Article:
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Beta Human 

Human in perpetual beta
☉ Week 33 | 08-15-2019

Hi <<First Name>>, 

All of us are well-acquainted with the excitement of experiencing something new: traveling to a new country; going on a first date; dining at an amazing restaurant for the first time. Much less has been said about the beauty of rediscovery: watching a movie that you haven't seen in years (or just long enough that you've forgotten the details.); reconnecting with an old friend; even the simple joy of finding ten dollars in the pocket of a pair of jeans you haven't worn in a while  — don't you love that feeling? 

These days, I find myself gravitating towards the latter. At least I'm creating more space for it. I've realized that while it may not contain the same spur that novelty offers us, there is a certain, enigmatic allure to exploring a deeper connection with the not new, but also not yet familiar. 

At this current moment, my to-read list is well over a thousand books at this point (1155 to be exact) which means that the books I choose to reread hold a pretty special place in my heart. And this week, I'm happy to share another one of those books with you. 


What is something you once enjoyed that you would like to rediscover? 

Tré
💧
"The tongue is a wild animal, and once it breaks loose, it is hard to return to its cage."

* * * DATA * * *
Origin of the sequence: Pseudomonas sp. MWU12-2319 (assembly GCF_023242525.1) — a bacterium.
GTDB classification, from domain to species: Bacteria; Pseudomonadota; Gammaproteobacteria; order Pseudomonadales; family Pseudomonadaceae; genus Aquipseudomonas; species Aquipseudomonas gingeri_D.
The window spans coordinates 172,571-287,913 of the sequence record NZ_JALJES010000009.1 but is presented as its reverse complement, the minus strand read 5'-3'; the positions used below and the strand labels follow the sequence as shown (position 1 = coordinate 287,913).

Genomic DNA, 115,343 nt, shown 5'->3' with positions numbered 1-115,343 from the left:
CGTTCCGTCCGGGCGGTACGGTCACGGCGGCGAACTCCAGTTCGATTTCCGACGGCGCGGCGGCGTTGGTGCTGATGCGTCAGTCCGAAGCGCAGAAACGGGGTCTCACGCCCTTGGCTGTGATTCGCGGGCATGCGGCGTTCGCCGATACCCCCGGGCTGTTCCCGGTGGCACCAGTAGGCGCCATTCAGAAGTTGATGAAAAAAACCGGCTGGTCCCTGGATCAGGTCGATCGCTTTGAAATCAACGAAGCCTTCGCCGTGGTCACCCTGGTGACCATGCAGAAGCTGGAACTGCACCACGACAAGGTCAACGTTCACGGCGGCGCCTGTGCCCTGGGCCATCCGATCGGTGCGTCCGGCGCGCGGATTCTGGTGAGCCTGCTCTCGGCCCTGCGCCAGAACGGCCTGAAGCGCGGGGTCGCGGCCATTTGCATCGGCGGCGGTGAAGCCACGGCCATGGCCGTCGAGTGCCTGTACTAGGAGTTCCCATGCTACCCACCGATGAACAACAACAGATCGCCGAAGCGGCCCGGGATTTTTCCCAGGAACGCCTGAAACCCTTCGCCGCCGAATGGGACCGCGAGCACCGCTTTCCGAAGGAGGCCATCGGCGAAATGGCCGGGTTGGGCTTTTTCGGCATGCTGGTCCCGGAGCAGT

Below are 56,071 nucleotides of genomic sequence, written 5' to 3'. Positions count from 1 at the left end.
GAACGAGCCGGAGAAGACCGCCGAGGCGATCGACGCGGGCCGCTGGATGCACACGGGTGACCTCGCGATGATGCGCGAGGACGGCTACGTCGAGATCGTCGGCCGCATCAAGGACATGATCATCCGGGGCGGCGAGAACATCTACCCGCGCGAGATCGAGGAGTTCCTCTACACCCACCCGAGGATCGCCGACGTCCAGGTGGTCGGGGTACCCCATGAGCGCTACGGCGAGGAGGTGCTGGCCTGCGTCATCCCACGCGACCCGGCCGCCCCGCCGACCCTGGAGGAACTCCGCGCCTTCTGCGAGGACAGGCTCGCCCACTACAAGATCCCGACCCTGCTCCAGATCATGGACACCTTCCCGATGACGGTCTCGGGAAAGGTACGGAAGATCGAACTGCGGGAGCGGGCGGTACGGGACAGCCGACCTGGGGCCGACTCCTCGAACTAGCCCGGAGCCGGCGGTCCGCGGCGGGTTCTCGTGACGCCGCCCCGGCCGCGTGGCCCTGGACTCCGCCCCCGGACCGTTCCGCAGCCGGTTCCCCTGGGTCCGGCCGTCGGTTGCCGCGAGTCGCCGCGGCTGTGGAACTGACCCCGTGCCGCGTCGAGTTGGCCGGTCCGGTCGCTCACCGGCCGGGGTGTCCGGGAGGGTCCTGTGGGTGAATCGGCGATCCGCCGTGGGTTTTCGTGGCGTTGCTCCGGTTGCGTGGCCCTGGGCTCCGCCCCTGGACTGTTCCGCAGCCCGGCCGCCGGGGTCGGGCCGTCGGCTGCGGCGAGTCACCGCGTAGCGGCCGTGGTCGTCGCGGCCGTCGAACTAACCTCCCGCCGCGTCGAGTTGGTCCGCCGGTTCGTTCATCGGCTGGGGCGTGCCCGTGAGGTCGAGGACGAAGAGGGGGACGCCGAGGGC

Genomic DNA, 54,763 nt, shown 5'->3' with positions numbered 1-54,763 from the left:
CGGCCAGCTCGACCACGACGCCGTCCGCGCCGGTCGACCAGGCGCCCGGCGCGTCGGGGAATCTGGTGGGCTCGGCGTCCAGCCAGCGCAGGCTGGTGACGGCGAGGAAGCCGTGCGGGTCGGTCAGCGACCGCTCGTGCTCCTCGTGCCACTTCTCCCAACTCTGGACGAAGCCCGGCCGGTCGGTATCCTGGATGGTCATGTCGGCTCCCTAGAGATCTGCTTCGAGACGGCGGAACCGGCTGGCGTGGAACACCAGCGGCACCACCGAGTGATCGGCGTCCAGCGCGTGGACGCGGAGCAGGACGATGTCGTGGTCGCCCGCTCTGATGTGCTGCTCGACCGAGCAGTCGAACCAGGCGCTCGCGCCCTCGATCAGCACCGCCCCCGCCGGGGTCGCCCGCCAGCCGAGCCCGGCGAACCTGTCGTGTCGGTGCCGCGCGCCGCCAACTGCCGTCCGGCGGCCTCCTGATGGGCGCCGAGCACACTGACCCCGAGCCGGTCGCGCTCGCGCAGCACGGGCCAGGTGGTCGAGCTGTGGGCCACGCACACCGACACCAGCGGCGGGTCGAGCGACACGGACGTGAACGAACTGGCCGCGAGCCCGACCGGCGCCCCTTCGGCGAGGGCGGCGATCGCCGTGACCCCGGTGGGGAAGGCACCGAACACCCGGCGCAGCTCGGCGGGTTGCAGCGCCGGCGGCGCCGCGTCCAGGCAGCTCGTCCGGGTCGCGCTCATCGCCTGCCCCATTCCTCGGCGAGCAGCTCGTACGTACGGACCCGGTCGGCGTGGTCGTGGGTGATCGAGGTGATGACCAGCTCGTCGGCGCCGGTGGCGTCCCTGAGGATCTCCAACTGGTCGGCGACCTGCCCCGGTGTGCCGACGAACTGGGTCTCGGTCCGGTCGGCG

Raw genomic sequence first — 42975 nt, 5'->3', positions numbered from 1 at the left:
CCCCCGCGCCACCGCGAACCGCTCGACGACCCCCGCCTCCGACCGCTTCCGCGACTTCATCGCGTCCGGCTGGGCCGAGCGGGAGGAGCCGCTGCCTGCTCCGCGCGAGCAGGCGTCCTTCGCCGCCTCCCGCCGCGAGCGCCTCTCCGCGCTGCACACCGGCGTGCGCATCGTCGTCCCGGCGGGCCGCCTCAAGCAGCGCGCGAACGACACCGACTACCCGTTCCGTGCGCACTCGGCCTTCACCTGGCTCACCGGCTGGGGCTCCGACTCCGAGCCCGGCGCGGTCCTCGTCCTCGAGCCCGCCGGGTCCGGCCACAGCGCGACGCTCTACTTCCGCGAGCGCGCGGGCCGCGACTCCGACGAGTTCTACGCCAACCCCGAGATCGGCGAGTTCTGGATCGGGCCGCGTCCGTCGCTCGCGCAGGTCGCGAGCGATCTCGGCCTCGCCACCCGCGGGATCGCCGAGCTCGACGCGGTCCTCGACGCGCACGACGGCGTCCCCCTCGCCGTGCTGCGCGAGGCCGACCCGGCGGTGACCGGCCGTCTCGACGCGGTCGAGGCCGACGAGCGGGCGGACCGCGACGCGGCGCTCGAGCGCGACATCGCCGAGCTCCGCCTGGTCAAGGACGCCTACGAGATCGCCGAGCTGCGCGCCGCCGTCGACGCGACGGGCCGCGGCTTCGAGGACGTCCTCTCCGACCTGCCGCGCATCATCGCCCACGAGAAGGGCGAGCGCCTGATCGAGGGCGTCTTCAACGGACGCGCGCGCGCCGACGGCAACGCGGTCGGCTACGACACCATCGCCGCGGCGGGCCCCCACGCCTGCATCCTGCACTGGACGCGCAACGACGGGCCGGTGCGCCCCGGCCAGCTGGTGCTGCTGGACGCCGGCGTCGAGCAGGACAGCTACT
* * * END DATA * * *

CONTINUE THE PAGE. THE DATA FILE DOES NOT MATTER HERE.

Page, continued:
Baltasar Gracian
💧
"We are entitled to receive only that which are prepared to give. This is why there is truth to the adage that we all get the marriage partners we deserve, and why most of our dissatisfactions with others reflect limitations in ourselves." 
Gordon Livingston
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"Everyone thinks of changing the world but no one thinks of changing himself."

Tolstoy
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"Ideologies are a betrayal of the humane in the human. They give us the illusion of belonging while they make us strangers to what is most intimate within us."
— 
Frederic Brenner
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"Your past is a place to be learned from, not a home to be lived in."

Unknown
Link
Written in 1647 by Baltasar Gracian, a Jesuit priest, the art of worldly wisdom is a collection of 300 maxims, each with a commentary, on various topics giving advice and guidance on how to live fully, advance socially, and be a better person.

While relatively obscure today, Friedrich Nietzsche praised the book “Europe has never produced anything finer or more complicated in matters of moral subtlety,” and it was also translated into German by Arthur Schopenhauer. 

Below is one of the maxims that hit home with me.
 

Know how to handle truths. The truth is dangerous, but a good person cannot fail to speak it. This requires artifice. The skilled physician of the mind invented truth-sweeteners, for when truth is used to give someone the lie, it is quintessentially bitter. This takes consummate skill and the right manner.

With one truth, one person flatters and another batters our ears. When you’re dealing with someone intelligent, it is enough to allude to things, or use no words at all. Princes should never be given bitter cures. 

— Baltasar Gracian


I first read it about two years ago and rereading it last week, I was surprised at how many new things I took away. If you enjoy Machiavelli, Sun Tzu, or any of Robert Greene's work, you'll love this. Else, for any seeker of wisdom, this is something worth checking out. 

What I've learned

☝️Think with the few, speak with the many.
☝️
Never act from obstinacy but from knowledge.
☝️Attempt easy tasks as if they were difficult and difficult tasks as if they were easy.

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